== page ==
6 December 1971 marked the end of a nine month long saga of chaos; genocide, arson and rape, when Pakistan army surrendered East Pakistan to the Indian army. This day is etched as the day of ultimate betrayal in the hearts and minds of many Pakistanis who were promised by their President and Commander in chief that the fight would continue indefinitely, just a few hours before their 96,000 soldiers surrendered in Dhaka.
“Kill three million of them,” said President Yahya Khan, “and the rest will eat out of our hands.” Robert Payne writes in his book titled ‘Massacre’, referring to a meeting of Pakistan army’s top brass held
on February 22, 1971.
“For month after month in all the regions of East Pakistan the massacres went on,” writes Robert Payne. “They were not the small casual killings of young officers who wanted to demonstrate their
efficiency, but organized massacres conducted by sophisticated staff officers, who knew exactly what they were doing. Muslim soldiers, sent out to kill Muslim peasants, went about their work mechanically and efficiently, until killing defenseless people became a habit like smoking cigarettes or drinking wine. … Not since Hitler invaded Russia had there been so vast a massacre.” Robert Payne goes on to assert through his analysis that military dictatorship is the most corrupt form of government.
R.J. Rummel, in his book ‘Death by government’ describes: These “willing executioners” were fuelled by an abiding anti-Bengali racism, especially against the Hindu minority. “Bengalis were often
compared with monkeys and chickens” said Pakistani General Niazi, ‘It was a low lying land of low lying people.’ The Hindus among the Bengalis were as Jews to the Nazis: scum and vermin that [should] best
be exterminated. As to the Moslem Bengalis, they were to live only on the sufferance of the soldiers: any infraction, any suspicion cast on them, any need for reprisal, could mean their death. And the soldiers were free to kill at will. The journalist Dan Coggin quoted one Punjabi captain as telling him, ‘We can kill anyone for anything. We are accountable to no one.’ This is the arrogance of Power.
Susan Brownmiller, in her book “Against our will: Men, women and rape” puts the number of women raped from 200,000 to 400,000. She wrote, “Eighty percent of the raped women were Moslems, reflecting the population of Bangladesh, but Hindu and Christian women were not exempt. … Hit-and-run rape of large numbers of Bengali women was brutally simple in terms of logistics as the Pakistani regulars swept through and occupied the tiny, populous land …” Brownmiller quotes a description of one such assault which targeted a recently-married woman, as reported by Aubrey Menen: “Two [Pakistani soldiers] went into the room that had been built for the bridal couple. The others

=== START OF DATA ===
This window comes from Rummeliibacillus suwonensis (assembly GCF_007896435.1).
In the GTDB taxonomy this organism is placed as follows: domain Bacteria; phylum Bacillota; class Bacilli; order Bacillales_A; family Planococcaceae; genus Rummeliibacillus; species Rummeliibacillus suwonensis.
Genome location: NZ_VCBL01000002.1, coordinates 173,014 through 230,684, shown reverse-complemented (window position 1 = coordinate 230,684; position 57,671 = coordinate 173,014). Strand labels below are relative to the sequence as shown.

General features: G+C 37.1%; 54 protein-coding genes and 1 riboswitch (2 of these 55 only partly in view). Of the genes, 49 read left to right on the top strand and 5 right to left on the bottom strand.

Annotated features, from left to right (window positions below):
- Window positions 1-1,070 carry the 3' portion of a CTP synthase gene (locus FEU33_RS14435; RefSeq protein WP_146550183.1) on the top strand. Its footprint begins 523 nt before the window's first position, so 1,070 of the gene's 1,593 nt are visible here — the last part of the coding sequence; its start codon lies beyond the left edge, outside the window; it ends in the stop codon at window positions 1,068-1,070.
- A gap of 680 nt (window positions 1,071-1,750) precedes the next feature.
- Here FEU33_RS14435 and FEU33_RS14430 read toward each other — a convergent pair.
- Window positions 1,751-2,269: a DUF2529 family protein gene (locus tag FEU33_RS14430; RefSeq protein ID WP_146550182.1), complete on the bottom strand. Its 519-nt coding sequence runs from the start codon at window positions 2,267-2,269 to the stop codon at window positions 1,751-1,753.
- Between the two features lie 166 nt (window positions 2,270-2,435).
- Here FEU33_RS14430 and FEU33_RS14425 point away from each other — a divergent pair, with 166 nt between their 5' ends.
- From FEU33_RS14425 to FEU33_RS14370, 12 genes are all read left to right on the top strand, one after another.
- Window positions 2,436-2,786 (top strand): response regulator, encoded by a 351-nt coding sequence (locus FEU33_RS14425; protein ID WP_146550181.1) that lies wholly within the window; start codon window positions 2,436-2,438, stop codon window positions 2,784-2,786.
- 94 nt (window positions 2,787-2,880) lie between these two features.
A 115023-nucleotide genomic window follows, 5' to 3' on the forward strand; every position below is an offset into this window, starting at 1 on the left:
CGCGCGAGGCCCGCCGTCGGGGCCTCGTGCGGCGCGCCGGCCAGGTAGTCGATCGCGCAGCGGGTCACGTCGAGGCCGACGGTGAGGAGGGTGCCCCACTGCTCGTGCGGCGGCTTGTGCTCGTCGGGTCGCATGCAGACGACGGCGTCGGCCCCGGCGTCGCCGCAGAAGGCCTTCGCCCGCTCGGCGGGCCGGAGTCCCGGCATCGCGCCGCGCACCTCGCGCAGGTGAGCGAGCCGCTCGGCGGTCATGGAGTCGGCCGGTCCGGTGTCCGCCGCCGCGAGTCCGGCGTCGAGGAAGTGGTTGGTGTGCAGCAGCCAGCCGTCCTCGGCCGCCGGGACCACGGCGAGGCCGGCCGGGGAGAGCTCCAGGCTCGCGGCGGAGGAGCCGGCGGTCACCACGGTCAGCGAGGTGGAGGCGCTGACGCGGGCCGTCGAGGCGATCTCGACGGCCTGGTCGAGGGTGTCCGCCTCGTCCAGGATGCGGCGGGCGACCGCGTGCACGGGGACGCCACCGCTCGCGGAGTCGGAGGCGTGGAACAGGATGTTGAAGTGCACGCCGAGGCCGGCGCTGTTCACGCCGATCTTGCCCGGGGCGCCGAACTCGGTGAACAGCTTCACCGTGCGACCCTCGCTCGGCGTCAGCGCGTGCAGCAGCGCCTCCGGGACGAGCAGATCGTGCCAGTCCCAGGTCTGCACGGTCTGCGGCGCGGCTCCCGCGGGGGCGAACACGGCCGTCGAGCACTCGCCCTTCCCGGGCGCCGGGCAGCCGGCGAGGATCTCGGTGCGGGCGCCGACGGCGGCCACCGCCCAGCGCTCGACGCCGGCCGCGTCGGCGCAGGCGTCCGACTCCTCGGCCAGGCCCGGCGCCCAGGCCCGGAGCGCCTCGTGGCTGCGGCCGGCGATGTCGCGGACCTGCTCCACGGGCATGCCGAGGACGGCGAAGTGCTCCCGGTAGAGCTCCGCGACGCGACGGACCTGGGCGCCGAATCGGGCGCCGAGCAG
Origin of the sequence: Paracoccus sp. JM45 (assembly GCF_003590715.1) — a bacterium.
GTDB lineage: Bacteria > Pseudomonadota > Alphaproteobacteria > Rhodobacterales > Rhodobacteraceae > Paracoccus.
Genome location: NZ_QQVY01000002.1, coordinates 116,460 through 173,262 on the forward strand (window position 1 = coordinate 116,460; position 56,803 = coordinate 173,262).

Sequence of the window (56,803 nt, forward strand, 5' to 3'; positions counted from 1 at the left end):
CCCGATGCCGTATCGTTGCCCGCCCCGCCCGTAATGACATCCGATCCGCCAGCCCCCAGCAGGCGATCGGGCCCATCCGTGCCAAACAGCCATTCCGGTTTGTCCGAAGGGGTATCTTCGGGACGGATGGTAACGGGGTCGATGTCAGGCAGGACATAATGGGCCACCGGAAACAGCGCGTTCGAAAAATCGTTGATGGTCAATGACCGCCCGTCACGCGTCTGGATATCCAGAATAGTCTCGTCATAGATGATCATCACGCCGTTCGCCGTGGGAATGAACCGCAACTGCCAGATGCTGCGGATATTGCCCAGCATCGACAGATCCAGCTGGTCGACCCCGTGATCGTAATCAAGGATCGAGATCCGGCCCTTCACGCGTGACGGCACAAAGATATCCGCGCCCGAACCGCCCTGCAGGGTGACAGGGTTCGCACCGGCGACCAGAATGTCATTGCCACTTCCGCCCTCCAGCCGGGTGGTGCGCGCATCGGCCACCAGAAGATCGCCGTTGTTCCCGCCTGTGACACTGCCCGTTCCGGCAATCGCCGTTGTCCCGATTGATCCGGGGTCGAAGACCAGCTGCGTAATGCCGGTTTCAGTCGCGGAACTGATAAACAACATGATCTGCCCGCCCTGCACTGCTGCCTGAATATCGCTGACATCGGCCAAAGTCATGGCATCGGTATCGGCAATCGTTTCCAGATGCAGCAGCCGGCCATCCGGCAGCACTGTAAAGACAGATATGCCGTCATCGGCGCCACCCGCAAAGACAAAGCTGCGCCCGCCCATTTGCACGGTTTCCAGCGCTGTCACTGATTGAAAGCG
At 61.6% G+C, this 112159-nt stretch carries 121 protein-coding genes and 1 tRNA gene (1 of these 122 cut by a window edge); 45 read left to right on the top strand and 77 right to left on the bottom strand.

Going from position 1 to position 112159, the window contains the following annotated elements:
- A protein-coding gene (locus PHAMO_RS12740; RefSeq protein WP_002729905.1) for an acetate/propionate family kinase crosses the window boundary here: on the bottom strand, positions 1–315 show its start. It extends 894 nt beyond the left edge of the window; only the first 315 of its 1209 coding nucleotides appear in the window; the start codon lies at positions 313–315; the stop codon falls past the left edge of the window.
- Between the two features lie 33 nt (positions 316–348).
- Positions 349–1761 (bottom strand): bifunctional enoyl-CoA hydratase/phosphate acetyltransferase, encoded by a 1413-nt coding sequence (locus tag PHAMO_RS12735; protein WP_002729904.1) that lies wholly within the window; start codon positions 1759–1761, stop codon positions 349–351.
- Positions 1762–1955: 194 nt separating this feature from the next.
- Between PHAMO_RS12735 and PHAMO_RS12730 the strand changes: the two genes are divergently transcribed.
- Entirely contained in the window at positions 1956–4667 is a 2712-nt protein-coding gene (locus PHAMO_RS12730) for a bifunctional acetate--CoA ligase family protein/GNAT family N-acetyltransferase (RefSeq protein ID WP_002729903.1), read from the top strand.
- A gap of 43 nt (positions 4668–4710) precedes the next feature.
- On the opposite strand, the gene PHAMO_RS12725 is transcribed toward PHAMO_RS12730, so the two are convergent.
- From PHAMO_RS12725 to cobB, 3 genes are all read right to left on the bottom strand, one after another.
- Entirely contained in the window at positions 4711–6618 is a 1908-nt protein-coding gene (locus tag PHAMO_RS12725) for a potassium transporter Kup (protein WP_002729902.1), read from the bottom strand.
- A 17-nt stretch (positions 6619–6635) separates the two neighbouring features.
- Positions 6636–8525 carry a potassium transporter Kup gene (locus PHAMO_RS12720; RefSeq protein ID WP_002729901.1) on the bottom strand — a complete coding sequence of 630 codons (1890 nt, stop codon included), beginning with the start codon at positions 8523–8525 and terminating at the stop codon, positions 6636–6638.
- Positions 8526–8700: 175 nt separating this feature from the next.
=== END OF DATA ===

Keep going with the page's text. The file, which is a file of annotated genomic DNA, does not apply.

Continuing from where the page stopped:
stayed behind with the family, one of them covering them with his gun. They heard a barked order, and the bridegroom’s voice protesting. Then there was silence until the bride screamed. Then there was silence again, except for some muffled cries that soon subsided. In a few minutes one of the soldiers came out, his uniform in disarray. He grinned to his companions. Another soldier took his place in the extra room. And so on, until all the six had raped the belle of the village. Then all six left, hurriedly. The father found his daughter lying on the string cot unconscious and bleeding. Her husband was crouched on the floor, kneeling over his vomit.”
he human death toll reported during this nine month long genocide varies from 300,000 to 3 million. Mukti Bahini, the armed volunteers waging guerilla war against Pakistan army with the help of India,
avenged by murdering Biharis, the urdu-speaking migrants. Tens of thousands of Bihari men, women and children were murdered, their property looted and women raped. Biharis saw another round of murder after December 16, as Bengalis celebrated their independence by killing the friends of Pakistan army.
With signing of the surrender document, 96,000 Pakistani soldiers and civilians were interned into Indian jails and camps. Indian government that gloated on the success of their war against traditional rivals and gleefully announced themselves as liberators of Bengalis, did not mind sending the perpetrators of genocide back to Pakistan, after a deal was struck on border disputes. Those who committed murder and rape of their fellow countrymen in East Pakistan returned home to
receive pension from the national ex-chequer and they were awarded lands. A commission was set to investigate the war but its findings were never made public in Pakistan.
Two and a half million Biharis languished in refugee camps and their demand to be repatriated to Pakistan was struck down by various Pakistani governments. Families in those refugee camps lived under inhuman conditions for almost four decades and saw another generation grow-up. A few months ago the Supreme Court of Bangladesh decreed that Biharis be considered citizens of the country and allowed them to vote.
The army took over the rein of power again in Pakistan in 1977 and executed the elected Prime minister. They partnered with America in their war against Soviet Union in Afghanistan and the world forgot their crimes of 1971. There was military operation in Baluchistan. Sindhis were brutalized during Zia’s regime and Pakhtuns have been thrown in a war for 3 decades. The army/ISI, with its choke-hold on President Zardari’s government seems poised to push Sindhis into a clash again.
Pakistan army continues with its murderous ways and receives praise and aid for its efforts. With the International tribunal conducting trials and issuing warrants against culprits of crimes against
humanity, one wonders whether Pakistan army did commit any crime or the victims of their crimes were not humans.